The Jewish settlement in Wolbrom began in the first half of the sixteenth century, which is to say in the years 1542-1548. This was known from one of the documents from that time which reads, "The Jewish population is obligated to pay the foreign-born tax." This was the first notice mentioning specifically the Jewish population, citizen duties and taxes. There is therefore a distance between the unofficial settlement of Jews in Wolbrom and the official declaration about the legal settlement of Jews in the city. It is unknown whether in the sixteenth century Jews needed permission to settle anywhere in Poland. However, reality attests to this fact. We don't know what type of employment the Jews of that time had, whether agriculture or commerce.
The Wolbromer community was not independent. Rather, it was connected to the Krakow community, which served as the head-community to many Jewish cities, such as: Olkusz, Vadzislav, Fintshev, Hentshin, Shidlov, Afatov, Kshanov, Tshebin, Bendin, Filitse, Santsh, Oswiecim, Vishnits, Brzesko, Bakhnie, and many other towns. Krakow was as a capital to these cities and towns. It is known that because of distance between them, the various interests suffered. Then the Jewish cemeteries were scarce and distant from one another, and the Jews had to carry their dead from one town to another. Jewish Wolbrom first carried their dead to Jewish cemeteries in Krakow, and it is unknown whether Wolbrom was also obligated to bear the burden of additional expenses to bury their dead. Subsequently King Boleslaw issued a command which liberated the Jews from having to pay taxes to move their dead for burial from one town to another, from region to region, from even from one "state" to a different state.
The Jewish settlement in Wolbrom did not have an easy beginning. As a result of its relations with Krakow, it had many settlers. It was not a simple task to leave mother Krakow and look for a new place to live. Great worries attached to moving to a new place. The Krakow community leaders were actually able to satisfy the needs of the "expansion-process", when various Jewish communities did business here and there around mother Krakow, and she lost nothing in the process. However, all the new settlements remained dependent on her for all their particulars. Wolbrom was counted as one of the new points not far from the Mother- Community, and was considered as a daughter-community which took part in jurisdictional and fiscal considerations.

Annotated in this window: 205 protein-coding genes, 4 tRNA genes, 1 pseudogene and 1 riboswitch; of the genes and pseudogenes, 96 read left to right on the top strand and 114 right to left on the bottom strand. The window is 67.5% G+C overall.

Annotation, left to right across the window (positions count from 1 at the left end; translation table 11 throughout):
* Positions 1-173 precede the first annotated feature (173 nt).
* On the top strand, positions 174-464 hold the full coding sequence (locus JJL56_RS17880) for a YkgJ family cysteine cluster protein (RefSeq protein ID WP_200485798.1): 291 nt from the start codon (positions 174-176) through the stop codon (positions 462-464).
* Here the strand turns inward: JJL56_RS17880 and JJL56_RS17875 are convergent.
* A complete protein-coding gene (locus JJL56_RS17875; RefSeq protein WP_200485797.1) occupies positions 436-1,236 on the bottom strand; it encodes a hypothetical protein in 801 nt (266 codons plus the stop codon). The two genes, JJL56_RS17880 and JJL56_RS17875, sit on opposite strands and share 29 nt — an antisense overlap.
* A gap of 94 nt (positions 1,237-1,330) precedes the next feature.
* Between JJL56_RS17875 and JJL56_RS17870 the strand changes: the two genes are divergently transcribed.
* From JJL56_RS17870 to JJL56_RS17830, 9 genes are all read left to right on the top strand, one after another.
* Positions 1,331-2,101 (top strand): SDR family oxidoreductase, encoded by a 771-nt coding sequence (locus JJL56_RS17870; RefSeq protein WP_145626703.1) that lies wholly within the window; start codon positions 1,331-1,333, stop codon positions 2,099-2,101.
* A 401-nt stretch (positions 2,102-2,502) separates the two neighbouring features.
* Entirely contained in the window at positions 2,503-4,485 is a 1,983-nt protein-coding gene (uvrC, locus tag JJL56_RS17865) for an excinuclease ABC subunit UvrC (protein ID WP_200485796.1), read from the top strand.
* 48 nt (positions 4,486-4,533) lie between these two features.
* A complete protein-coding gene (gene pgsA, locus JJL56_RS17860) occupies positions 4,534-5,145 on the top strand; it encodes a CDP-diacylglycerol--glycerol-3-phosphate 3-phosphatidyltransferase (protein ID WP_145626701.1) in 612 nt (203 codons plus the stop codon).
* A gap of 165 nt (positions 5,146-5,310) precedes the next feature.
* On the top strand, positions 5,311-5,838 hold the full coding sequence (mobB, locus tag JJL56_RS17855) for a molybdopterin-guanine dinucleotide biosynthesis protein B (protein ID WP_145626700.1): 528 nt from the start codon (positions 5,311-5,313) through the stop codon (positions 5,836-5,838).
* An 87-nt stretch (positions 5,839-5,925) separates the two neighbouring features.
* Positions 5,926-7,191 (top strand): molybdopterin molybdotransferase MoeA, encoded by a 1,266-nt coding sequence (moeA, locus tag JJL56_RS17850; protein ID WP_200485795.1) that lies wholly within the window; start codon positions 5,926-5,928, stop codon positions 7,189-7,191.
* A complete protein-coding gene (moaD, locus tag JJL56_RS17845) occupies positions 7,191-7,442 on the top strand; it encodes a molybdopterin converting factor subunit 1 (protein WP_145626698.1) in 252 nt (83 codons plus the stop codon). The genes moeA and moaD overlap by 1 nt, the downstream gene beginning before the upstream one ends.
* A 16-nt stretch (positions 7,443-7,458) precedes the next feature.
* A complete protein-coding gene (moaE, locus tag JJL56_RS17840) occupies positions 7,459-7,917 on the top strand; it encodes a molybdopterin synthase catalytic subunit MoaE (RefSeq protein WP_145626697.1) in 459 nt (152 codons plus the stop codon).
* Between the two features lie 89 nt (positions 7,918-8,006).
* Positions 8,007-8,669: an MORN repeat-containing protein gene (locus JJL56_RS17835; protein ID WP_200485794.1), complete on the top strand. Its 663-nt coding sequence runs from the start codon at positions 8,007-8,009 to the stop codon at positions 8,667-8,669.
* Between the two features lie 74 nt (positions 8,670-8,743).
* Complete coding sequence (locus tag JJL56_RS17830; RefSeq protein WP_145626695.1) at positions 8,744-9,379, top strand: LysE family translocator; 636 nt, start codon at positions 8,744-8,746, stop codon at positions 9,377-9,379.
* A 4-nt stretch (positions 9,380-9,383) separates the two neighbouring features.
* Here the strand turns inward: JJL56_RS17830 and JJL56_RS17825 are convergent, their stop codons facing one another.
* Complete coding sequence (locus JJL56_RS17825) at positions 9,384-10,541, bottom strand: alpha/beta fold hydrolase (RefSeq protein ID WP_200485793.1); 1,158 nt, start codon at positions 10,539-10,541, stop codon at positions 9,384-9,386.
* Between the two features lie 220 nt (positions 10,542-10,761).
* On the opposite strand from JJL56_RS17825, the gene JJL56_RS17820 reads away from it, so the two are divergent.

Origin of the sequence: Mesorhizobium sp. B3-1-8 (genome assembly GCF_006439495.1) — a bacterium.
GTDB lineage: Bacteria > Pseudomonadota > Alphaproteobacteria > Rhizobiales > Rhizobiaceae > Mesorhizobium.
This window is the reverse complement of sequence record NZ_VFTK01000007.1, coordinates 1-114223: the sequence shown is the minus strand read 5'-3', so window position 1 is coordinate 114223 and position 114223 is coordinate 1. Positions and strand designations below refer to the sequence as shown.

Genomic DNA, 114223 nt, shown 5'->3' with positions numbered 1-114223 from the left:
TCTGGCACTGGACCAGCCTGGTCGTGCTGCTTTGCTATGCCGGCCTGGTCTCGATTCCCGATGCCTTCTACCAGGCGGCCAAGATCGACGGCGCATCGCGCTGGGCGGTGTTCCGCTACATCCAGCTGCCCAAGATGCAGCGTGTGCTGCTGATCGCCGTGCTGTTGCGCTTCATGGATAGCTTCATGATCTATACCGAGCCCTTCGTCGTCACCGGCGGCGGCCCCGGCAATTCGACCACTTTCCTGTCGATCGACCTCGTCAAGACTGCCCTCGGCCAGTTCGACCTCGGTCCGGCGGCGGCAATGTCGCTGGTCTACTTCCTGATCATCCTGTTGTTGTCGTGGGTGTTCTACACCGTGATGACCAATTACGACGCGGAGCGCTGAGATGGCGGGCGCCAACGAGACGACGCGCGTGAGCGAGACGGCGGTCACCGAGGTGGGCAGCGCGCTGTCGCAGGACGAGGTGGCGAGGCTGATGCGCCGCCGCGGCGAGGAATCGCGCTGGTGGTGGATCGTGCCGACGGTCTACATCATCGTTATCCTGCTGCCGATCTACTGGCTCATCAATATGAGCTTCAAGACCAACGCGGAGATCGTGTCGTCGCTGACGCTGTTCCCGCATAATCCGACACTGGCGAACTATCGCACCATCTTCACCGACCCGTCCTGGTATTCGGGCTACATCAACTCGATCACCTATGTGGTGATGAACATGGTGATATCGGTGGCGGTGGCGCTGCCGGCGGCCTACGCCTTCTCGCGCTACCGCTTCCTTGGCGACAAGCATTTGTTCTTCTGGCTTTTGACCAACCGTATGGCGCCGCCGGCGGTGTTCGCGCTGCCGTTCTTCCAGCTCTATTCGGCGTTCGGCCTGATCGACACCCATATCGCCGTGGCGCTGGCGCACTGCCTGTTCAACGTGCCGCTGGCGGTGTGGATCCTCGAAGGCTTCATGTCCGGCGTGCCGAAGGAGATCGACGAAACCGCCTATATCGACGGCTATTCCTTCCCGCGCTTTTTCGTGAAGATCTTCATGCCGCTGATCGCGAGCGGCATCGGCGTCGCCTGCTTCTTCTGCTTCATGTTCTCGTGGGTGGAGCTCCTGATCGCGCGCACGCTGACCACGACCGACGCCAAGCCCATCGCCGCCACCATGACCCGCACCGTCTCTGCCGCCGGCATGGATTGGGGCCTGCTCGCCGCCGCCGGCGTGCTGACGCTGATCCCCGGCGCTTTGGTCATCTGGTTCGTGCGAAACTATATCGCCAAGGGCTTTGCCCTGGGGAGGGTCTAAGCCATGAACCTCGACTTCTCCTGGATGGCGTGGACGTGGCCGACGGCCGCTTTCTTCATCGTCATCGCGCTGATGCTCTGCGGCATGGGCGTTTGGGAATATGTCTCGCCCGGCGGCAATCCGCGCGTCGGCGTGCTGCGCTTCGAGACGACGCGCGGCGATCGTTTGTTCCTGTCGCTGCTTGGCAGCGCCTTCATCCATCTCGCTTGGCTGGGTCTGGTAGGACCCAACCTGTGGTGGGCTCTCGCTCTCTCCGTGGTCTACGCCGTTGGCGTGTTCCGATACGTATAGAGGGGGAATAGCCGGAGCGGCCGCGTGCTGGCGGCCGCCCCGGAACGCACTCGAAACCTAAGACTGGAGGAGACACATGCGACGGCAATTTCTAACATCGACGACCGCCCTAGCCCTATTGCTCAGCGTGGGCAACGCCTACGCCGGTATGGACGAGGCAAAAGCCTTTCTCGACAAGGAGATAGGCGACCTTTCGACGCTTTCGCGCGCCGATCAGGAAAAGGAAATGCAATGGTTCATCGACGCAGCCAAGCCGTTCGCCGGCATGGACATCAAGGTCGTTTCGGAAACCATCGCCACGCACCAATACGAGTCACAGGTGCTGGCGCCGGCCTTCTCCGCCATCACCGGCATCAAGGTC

At that time the Krakow community included as part of itself the communities: Olkusz, Kshanov, Vishnits, Santsh, Babov, Filitse, Bendin, Auschwitz, and Wolbrom. The Krakow community with her Rabbis and heads of the community had the upper- hand in administrative and economic matters. The major tax collectors in all the land were two wealthy Krakow Jews. Wolbrom was not against the centralization of taxes and gave preference to Krakow in all confederate matters. However, Krakow took care of business as a self- standing master and worked alone without asking her "daughters" for advice in common matters. For a long time, Wolbrom remained subject to the Krakow community, as did many other communities. The Krakow Rav had to also preach to Wolbrom, without asking their opinion on the matter. Selfishly, Jewish Krakow ruled over her daughters like a dictator.
In the sixteenth century, in the Krakow and Tsoizmer region there stood big communities and in them was awakened the question whether to liberate themselves from the Krakow community's yoke. The Krakow rabbis endeavored that all should remain as it was. The Wolbromer community stood removed. She knew that the struggle for independence would not be easy, and she decided to wait and see what the other communities would be able to accomplish. Everywhere the respect for the Rav was great. The Rav was a well-known personality, a talmud-chocham, a great in Torah and greatly feared, a strong fighter for Jewish matters, and also a diligent doer-of-all for the interests of the community. One bit his lips and remained quiet. And the Krakow leaders closed all eyes to the matter and continued to govern without consideration of the other communities. Later, Wolbrom had some right to take a part in the decisions of the Rabbis, and still continuing to remain passive, waiting for aggressive action from her neighboring-communities.